If the patient's physical condition allows, relatives should motivate them to exercise. Sport leads to an improvement in the overall condition of the patient by stimulating, building self-confidence and increasing the joy of life. In addition, physical activity helps to strengthen the muscles and improve movement sequences. Exercising regularly reduces the risk of further strokes. Because movement is impaired in many cases, water aerobics, swimming and gymnastic exercises are particularly suitable for stroke patients.

Stroke patients can also travel. However, they should not be exposed to extreme situations. Countries with very high or low temperatures should be avoided. Before every trip you should make sure that there is good medical care available at the holiday destination. Foreign travel and repatriation insurance are required.

It is important for the life partner to know that a stroke does not affect the patient's sexual needs or performance. However, special drugs can reduce potency. If the patient's blood pressure is well controlled, there is no risk of having a stroke from sexual activity. Both partners should address any problems and difficulties openly.

A stroke comes out of the blue for most and changes a lot. This difficult situation must not be suppressed, neither by the patient nor by the relatives. The disease and its consequences must be accepted and everyone involved must deal with it. If the patient becomes in need of care or if their daily life is impaired by a permanent disability, the relatives must also get used to a new life under changed conditions. In order to cope with this new, difficult situation, patients and relatives should not be afraid to seek the help and support of others. In addition to the attending physician and the therapists involved in the rehabilitation, these are in particular the self-help groups. In addition to groups in which stroke victims and relatives meet separately, there are also groups in which relatives and patients go together. There are more than 350 self-help groups in Germany. They serve the exchange of experiences, enable mutual support in case of problems and often offer offers for common leisure activities. A list of self-help groups can be obtained from the German Stroke Foundation.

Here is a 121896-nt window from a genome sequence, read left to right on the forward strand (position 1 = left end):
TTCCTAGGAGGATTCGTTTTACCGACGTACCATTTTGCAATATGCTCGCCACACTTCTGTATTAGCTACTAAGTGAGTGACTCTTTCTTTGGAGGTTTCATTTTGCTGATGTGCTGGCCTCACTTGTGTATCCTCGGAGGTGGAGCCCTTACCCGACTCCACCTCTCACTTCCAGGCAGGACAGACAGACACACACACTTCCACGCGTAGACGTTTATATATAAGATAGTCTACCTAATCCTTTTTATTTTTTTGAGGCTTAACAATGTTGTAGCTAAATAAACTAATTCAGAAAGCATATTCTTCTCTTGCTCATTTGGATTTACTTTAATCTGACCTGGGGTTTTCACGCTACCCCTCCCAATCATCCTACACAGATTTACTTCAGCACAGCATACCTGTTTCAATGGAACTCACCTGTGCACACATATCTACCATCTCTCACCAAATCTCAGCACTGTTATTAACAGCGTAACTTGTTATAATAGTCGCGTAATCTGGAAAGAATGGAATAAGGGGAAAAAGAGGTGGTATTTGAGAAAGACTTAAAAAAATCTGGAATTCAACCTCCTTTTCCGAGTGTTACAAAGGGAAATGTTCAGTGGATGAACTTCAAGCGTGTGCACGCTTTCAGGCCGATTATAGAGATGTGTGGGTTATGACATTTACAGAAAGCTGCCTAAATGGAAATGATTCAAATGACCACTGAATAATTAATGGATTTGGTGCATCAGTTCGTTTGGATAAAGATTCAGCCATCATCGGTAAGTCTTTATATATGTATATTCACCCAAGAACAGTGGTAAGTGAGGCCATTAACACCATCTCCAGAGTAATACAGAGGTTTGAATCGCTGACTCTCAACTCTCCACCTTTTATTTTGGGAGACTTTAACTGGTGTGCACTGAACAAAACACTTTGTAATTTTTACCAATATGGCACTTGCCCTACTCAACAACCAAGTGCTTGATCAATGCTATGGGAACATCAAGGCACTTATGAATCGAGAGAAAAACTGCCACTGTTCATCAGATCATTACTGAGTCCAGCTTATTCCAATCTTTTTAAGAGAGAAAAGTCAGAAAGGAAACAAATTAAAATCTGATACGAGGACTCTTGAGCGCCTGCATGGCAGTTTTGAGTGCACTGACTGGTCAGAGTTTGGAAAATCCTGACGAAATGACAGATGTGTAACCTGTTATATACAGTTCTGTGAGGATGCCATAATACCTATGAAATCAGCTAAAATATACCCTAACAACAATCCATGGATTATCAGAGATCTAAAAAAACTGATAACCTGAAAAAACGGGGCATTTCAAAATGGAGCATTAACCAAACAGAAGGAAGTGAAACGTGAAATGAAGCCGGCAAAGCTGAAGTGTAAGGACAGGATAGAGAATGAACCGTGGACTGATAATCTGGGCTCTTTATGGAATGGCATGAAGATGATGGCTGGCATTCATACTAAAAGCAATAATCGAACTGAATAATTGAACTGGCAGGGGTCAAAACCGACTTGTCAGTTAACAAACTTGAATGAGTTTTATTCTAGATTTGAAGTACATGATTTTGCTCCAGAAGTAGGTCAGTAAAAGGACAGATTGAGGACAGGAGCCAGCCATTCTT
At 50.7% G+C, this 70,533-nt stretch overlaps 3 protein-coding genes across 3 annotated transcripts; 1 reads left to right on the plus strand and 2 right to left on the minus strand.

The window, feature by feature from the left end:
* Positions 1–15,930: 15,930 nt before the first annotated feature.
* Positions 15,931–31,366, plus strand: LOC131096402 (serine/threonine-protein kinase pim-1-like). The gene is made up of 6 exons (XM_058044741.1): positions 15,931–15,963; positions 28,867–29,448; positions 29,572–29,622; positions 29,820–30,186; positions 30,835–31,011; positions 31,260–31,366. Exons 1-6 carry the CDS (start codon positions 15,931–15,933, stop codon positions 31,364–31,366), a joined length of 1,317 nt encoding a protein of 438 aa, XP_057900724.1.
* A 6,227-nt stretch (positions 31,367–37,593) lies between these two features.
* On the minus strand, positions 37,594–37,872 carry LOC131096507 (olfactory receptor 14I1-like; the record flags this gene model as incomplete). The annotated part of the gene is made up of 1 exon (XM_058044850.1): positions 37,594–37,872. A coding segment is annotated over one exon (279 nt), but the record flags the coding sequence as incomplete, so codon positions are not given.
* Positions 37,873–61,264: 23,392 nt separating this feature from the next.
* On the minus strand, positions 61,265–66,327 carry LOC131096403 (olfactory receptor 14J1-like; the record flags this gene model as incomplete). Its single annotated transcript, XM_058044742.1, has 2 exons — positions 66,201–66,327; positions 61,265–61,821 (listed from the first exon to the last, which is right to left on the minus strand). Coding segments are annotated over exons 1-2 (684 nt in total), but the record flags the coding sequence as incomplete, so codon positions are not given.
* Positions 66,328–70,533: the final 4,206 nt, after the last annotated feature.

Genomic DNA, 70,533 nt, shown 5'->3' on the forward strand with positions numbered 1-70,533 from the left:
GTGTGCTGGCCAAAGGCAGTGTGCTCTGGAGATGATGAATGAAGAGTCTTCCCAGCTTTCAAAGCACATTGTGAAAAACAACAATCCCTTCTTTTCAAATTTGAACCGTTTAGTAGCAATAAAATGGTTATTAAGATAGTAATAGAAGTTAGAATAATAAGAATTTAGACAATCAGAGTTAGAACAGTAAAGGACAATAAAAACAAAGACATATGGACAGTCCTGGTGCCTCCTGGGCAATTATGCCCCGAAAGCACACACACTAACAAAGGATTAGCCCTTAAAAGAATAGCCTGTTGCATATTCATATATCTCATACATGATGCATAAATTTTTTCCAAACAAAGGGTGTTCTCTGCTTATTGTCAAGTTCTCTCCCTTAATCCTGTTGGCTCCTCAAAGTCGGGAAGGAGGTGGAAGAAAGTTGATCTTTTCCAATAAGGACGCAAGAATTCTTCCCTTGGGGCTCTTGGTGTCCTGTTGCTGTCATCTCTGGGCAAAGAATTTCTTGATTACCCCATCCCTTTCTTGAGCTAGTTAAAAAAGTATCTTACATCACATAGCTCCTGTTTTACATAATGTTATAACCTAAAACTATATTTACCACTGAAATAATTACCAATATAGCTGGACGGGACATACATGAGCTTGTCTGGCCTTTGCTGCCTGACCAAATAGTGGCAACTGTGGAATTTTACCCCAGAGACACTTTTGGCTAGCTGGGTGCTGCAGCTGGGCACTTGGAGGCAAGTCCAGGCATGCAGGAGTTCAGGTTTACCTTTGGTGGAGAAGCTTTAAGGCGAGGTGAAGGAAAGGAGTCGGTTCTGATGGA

Technical support: Prof. Dr. med. Christian Gerloff, Hamburg (DGN)